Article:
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Power Education at the Crossroads

Though students tend to favor higher-tech and more lucrative fields than power engineering, reports of the discipline's demise are exaggerated

14 min read
Power Education at the Crossroads
Illustration: Jim O'Brien

The electric power industry in the United States is facing a disquieting shortage of trained engineering personnel. For decades, things have gone downhill. The salaries paid to power engineers have been lower than those of virtually all other electrical engineers. Student enrollments have steadily declined. University programs have atrophied.

To top things off, as the electric power industry has been radically reorganized in the last 10 years to allow for greater competition, utilities have economized by cutting staff, even as the technical requirements of running their operations have become spectacularly more demanding. While power engineering has continued to attract engineering school students overseas, where positions in industry enjoy prestige and competitive salaries, the effect has been to aggravate the situation in the United States.

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IEEE President’s Note: Looking to 2050 and Beyond

The importance of future-proofing IEEE

4 min read
Photo of K. J. Ray Liu
IEEE

What will the future of the world look like? Everything in the world evolves. Therefore, IEEE also must evolve, not only to survive but to thrive.

How will people build communities and engage with one another and with IEEE in the future? How will knowledge be acquired? How will content be curated, shared, and accessed? What issues will influence the development of technical standards? How should IEEE be organized to be most impactful?

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The Device That Changed Everything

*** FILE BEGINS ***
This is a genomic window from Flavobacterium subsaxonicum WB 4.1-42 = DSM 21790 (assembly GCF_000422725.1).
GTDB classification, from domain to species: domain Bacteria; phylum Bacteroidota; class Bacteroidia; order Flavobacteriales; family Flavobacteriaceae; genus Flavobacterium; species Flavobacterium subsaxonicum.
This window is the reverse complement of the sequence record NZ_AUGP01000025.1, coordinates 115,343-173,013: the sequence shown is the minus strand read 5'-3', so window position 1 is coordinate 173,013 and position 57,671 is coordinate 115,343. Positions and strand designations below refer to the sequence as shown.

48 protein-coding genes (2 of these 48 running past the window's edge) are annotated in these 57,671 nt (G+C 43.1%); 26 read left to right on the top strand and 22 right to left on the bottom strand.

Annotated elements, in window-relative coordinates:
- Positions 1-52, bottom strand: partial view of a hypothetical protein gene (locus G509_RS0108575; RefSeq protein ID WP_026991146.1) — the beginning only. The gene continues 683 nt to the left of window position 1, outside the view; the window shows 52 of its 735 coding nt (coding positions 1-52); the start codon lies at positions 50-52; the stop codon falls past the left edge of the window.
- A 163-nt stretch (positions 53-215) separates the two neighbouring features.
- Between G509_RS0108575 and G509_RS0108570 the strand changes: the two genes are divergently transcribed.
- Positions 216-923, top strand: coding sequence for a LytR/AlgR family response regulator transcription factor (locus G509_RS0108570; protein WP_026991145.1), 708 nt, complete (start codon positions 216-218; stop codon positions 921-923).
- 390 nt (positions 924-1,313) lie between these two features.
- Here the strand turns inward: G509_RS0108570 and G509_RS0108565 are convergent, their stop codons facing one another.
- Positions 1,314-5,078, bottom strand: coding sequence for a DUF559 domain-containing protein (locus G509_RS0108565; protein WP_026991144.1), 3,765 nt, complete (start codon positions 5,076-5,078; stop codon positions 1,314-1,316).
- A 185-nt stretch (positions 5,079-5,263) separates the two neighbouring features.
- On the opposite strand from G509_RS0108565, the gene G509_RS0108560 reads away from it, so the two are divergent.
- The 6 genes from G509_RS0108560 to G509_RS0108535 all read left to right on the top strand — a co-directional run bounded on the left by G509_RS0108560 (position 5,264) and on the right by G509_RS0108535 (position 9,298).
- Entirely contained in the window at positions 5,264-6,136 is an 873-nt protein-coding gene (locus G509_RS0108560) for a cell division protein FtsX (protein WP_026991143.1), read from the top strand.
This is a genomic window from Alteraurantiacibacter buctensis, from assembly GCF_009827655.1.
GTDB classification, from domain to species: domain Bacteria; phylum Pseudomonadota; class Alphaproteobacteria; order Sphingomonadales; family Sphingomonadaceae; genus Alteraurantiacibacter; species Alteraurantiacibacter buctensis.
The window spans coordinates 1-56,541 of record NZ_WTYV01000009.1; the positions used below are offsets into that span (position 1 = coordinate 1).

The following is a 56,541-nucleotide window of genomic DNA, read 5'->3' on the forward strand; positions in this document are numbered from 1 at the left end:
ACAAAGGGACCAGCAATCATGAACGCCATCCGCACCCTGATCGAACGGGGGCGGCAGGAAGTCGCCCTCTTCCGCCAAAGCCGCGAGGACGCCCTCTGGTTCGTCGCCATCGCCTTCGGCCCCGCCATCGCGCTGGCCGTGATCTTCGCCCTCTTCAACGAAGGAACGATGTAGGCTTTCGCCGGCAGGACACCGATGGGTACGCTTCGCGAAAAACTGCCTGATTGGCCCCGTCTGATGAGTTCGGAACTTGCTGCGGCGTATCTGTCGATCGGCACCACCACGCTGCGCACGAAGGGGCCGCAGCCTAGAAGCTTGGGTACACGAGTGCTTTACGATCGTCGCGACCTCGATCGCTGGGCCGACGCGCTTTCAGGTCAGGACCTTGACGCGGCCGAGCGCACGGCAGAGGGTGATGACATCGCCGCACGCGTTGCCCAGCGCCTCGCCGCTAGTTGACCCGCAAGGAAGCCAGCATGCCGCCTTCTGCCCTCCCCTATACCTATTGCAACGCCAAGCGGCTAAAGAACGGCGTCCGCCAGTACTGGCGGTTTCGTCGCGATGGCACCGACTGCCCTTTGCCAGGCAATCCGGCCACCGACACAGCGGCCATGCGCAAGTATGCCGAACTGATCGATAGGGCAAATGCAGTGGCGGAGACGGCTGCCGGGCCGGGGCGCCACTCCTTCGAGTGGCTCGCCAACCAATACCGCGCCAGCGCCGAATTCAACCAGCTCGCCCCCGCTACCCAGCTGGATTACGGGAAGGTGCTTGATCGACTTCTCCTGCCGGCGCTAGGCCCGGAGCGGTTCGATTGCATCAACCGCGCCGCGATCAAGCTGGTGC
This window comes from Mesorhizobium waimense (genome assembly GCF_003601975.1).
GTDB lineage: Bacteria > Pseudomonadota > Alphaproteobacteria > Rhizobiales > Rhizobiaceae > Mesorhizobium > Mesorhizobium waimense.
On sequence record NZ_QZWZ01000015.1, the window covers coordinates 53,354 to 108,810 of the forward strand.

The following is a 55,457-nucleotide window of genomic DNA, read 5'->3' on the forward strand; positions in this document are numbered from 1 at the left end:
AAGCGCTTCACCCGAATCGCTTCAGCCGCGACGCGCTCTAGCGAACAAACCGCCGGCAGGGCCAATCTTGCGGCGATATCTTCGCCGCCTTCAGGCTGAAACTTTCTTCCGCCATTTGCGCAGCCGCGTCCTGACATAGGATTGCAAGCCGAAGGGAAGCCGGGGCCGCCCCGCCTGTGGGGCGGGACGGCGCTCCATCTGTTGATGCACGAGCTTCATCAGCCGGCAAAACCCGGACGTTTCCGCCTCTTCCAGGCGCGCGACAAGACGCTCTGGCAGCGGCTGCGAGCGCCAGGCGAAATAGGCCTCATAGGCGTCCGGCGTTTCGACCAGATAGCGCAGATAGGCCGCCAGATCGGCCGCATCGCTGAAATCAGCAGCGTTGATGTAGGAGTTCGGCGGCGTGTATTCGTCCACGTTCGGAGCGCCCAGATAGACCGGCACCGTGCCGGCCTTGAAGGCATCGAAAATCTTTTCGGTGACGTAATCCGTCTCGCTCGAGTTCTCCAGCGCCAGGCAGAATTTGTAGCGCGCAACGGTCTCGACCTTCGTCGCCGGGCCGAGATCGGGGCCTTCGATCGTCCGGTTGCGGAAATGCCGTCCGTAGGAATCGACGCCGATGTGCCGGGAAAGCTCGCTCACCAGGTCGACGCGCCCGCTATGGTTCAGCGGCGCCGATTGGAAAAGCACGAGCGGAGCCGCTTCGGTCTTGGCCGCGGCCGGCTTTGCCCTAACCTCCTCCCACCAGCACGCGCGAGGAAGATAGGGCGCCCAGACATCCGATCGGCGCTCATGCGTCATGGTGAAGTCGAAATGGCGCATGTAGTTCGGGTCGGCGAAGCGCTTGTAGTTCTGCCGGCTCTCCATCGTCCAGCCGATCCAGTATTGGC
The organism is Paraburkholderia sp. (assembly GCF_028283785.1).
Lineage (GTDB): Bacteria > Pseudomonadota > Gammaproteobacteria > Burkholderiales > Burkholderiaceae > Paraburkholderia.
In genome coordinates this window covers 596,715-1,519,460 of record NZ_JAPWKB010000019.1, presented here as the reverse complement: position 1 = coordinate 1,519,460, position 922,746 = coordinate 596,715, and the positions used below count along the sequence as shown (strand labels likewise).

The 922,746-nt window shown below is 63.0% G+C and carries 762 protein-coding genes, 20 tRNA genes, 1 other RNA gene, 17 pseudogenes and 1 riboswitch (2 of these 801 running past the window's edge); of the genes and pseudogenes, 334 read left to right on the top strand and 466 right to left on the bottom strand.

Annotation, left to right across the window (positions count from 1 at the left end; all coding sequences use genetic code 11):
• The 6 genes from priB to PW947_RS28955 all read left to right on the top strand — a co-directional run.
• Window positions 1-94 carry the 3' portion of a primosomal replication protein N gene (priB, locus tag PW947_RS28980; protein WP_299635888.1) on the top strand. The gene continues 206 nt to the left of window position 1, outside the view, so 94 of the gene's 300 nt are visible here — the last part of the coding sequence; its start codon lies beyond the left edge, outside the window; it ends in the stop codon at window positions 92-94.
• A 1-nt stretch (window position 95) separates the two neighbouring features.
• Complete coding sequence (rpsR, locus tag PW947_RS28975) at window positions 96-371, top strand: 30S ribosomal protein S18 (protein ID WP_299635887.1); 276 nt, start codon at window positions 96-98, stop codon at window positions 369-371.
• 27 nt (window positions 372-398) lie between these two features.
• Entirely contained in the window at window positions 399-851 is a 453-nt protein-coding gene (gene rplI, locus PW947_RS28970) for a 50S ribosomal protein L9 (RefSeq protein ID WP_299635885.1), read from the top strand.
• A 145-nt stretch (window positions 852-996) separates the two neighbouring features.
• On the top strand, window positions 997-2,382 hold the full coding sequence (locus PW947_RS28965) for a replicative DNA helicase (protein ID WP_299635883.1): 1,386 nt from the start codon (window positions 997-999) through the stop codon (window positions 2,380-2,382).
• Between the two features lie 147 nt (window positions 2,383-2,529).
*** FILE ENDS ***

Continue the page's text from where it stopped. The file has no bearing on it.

Transistors are civilization’s invisible infrastructure

2 min read
A triangle of material suspended above a base

This replica of the original point-contact transistor is on display outside IEEE Spectrum’s conference rooms.

Randi Klett

I was roaming around the IEEE Spectrum office a couple of months ago, looking at the display cases the IEEE History Center has installed in the corridor that runs along the conference rooms at 3 Park. They feature photos of illustrious engineers, plaques for IEEE milestones, and a handful of vintage electronics and memorabilia including an original Sony Walkman, an Edison Mazda lightbulb, and an RCA Radiotron vacuum tube. And, to my utter surprise and delight, a replica of the first point-contact transistor invented by John Bardeen, Walter Brittain, and William Shockley 75 years ago this month.

I dashed over to our photography director, Randi Klett, and startled her with my excitement, which, when she saw my discovery, she understood: We needed a picture of that replica, which she expertly shot and now accompanies this column.

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Designing Fuel Cell Systems Using System-Level Design

Modeling and simulation in Simulink and Simscape

1 min read
Designing Fuel Cell Systems Using System-Level Design

Design and simulate a fuel cell system for electric mobility. See by example how Simulink® and Simscape™ support multidomain physical modeling and simulation of fuel cell systems including thermal, gas, and liquid systems. Learn how to select levels of modeling fidelities to meet your needs at different development stages.